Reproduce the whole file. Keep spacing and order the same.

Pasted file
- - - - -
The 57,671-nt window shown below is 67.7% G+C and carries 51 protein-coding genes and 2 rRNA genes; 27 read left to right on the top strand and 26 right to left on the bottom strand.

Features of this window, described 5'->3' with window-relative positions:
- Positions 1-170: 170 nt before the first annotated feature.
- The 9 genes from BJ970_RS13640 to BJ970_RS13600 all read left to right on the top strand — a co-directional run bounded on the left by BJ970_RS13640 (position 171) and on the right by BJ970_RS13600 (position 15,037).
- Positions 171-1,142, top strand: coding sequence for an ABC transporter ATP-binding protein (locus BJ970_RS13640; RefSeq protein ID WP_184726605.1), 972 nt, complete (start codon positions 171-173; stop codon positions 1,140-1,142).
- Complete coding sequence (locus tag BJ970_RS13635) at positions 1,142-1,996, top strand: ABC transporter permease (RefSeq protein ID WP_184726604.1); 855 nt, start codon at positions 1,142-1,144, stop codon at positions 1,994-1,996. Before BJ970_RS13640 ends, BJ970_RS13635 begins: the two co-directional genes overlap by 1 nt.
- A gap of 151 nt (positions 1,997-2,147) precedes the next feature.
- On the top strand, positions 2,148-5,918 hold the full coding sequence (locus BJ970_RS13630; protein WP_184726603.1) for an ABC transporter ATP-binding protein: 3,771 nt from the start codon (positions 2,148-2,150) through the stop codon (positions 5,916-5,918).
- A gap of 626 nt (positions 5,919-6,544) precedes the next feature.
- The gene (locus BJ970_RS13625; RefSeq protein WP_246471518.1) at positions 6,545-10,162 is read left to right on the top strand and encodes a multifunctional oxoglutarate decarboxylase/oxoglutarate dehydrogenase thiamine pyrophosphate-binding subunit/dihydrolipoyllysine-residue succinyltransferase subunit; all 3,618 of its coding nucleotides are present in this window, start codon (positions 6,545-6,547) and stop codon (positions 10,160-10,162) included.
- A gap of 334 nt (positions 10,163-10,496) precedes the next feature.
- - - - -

The 57,671-nt window shown below is 67.7% G+C and carries 51 protein-coding genes and 2 rRNA genes; 27 read left to right on the top strand and 26 right to left on the bottom strand.

Features of this window, described 5'->3' with window-relative positions:
- Positions 1-170: 170 nt before the first annotated feature.
- The 9 genes from BJ970_RS13640 to BJ970_RS13600 all read left to right on the top strand — a co-directional run bounded on the left by BJ970_RS13640 (position 171) and on the right by BJ970_RS13600 (position 15,037).
- Positions 171-1,142, top strand: coding sequence for an ABC transporter ATP-binding protein (locus BJ970_RS13640; RefSeq protein ID WP_184726605.1), 972 nt, complete (start codon positions 171-173; stop codon positions 1,140-1,142).
- Complete coding sequence (locus tag BJ970_RS13635) at positions 1,142-1,996, top strand: ABC transporter permease (RefSeq protein ID WP_184726604.1); 855 nt, start codon at positions 1,142-1,144, stop codon at positions 1,994-1,996. Before BJ970_RS13640 ends, BJ970_RS13635 begins: the two co-directional genes overlap by 1 nt.
- A gap of 151 nt (positions 1,997-2,147) precedes the next feature.
- On the top strand, positions 2,148-5,918 hold the full coding sequence (locus BJ970_RS13630; protein WP_184726603.1) for an ABC transporter ATP-binding protein: 3,771 nt from the start codon (positions 2,148-2,150) through the stop codon (positions 5,916-5,918).
- A gap of 626 nt (positions 5,919-6,544) precedes the next feature.
- The gene (locus BJ970_RS13625; RefSeq protein WP_246471518.1) at positions 6,545-10,162 is read left to right on the top strand and encodes a multifunctional oxoglutarate decarboxylase/oxoglutarate dehydrogenase thiamine pyrophosphate-binding subunit/dihydrolipoyllysine-residue succinyltransferase subunit; all 3,618 of its coding nucleotides are present in this window, start codon (positions 6,545-6,547) and stop codon (positions 10,160-10,162) included.
- A gap of 334 nt (positions 10,163-10,496) precedes the next feature.